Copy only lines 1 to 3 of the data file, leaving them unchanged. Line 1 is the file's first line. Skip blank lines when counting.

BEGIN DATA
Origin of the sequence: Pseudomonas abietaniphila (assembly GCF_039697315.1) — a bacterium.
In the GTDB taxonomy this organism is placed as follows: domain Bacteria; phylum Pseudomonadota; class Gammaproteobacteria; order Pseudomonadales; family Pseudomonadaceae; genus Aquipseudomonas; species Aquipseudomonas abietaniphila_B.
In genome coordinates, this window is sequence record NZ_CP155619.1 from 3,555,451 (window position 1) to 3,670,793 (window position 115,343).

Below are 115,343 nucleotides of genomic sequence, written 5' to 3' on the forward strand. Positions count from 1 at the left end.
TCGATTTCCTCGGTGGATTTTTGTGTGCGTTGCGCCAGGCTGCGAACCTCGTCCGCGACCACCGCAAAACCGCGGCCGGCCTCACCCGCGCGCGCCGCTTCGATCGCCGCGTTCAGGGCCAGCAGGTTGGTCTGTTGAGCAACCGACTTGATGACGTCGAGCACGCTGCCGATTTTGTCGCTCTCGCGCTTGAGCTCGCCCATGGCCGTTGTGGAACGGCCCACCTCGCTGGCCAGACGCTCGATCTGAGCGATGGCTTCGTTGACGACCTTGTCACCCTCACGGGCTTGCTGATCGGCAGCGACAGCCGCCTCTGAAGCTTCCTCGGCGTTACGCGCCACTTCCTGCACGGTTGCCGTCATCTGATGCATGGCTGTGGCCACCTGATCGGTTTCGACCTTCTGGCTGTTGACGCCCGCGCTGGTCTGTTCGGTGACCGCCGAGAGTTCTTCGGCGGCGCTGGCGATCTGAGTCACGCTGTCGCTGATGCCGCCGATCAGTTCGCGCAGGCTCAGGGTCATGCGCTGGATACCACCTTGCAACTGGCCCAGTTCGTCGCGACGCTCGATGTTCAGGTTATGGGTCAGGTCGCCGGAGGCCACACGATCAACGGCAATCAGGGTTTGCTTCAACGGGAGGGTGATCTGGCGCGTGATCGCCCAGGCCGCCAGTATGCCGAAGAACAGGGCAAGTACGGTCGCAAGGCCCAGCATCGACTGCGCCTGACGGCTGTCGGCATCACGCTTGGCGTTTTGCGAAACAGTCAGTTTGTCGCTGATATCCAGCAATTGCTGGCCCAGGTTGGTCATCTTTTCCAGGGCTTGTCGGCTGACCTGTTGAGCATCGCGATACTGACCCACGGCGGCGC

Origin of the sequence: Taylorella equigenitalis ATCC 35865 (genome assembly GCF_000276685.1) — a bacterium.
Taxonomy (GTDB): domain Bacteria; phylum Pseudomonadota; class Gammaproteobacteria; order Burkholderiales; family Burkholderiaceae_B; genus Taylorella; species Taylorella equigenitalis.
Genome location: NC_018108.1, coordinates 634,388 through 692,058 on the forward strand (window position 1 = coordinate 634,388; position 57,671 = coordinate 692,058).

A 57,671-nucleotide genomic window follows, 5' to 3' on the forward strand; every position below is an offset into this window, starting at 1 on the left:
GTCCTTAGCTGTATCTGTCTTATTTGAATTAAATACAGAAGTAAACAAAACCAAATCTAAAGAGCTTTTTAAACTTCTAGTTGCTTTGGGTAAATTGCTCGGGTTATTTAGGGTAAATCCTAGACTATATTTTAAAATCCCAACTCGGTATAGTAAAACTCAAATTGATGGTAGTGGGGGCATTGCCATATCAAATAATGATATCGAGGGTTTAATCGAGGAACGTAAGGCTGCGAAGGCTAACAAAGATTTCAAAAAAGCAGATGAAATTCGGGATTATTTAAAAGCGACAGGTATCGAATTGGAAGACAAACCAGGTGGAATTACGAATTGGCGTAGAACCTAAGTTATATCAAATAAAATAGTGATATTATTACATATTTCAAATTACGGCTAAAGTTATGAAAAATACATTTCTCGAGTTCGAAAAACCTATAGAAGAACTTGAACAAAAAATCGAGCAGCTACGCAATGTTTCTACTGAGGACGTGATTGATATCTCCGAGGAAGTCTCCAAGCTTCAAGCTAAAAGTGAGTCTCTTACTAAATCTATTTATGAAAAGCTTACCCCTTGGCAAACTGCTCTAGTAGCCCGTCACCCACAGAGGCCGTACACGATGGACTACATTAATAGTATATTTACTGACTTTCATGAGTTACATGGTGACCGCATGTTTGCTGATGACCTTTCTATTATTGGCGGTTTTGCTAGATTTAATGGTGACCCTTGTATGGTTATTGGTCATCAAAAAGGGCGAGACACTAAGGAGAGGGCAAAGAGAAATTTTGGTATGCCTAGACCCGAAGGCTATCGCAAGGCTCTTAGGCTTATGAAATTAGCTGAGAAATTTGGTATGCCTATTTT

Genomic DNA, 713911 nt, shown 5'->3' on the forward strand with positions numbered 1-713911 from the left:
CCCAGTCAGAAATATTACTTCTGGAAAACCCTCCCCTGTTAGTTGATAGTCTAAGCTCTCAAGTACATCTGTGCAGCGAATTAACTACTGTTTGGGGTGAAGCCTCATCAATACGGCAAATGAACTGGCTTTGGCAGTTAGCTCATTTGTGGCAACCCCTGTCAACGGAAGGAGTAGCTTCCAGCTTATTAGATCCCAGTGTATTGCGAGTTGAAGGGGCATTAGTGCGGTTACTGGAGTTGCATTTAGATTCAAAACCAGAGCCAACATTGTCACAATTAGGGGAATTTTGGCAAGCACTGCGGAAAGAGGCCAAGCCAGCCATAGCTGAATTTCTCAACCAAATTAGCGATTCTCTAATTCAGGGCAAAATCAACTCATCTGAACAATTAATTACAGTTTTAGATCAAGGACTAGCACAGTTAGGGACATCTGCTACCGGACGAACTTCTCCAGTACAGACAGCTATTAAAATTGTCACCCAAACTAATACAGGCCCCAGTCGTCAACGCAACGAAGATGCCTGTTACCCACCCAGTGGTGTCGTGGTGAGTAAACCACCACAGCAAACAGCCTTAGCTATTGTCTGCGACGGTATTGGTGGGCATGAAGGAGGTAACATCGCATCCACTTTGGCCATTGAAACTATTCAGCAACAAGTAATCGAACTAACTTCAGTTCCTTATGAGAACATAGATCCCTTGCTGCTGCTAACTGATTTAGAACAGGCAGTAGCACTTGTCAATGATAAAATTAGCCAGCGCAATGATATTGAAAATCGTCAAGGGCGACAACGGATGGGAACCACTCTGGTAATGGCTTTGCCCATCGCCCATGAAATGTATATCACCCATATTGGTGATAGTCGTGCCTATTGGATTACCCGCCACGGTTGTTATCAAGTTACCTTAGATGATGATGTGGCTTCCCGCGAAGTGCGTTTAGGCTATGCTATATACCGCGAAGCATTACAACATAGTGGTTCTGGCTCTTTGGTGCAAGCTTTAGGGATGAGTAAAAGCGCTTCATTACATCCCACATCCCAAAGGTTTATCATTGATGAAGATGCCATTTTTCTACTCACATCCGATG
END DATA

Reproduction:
Origin of the sequence: Pseudomonas abietaniphila (assembly GCF_039697315.1) — a bacterium.
In the GTDB taxonomy this organism is placed as follows: domain Bacteria; phylum Pseudomonadota; class Gammaproteobacteria; order Pseudomonadales; family Pseudomonadaceae; genus Aquipseudomonas; species Aquipseudomonas abietaniphila_B.
In genome coordinates, this window is sequence record NZ_CP155619.1 from 3,555,451 (window position 1) to 3,670,793 (window position 115,343).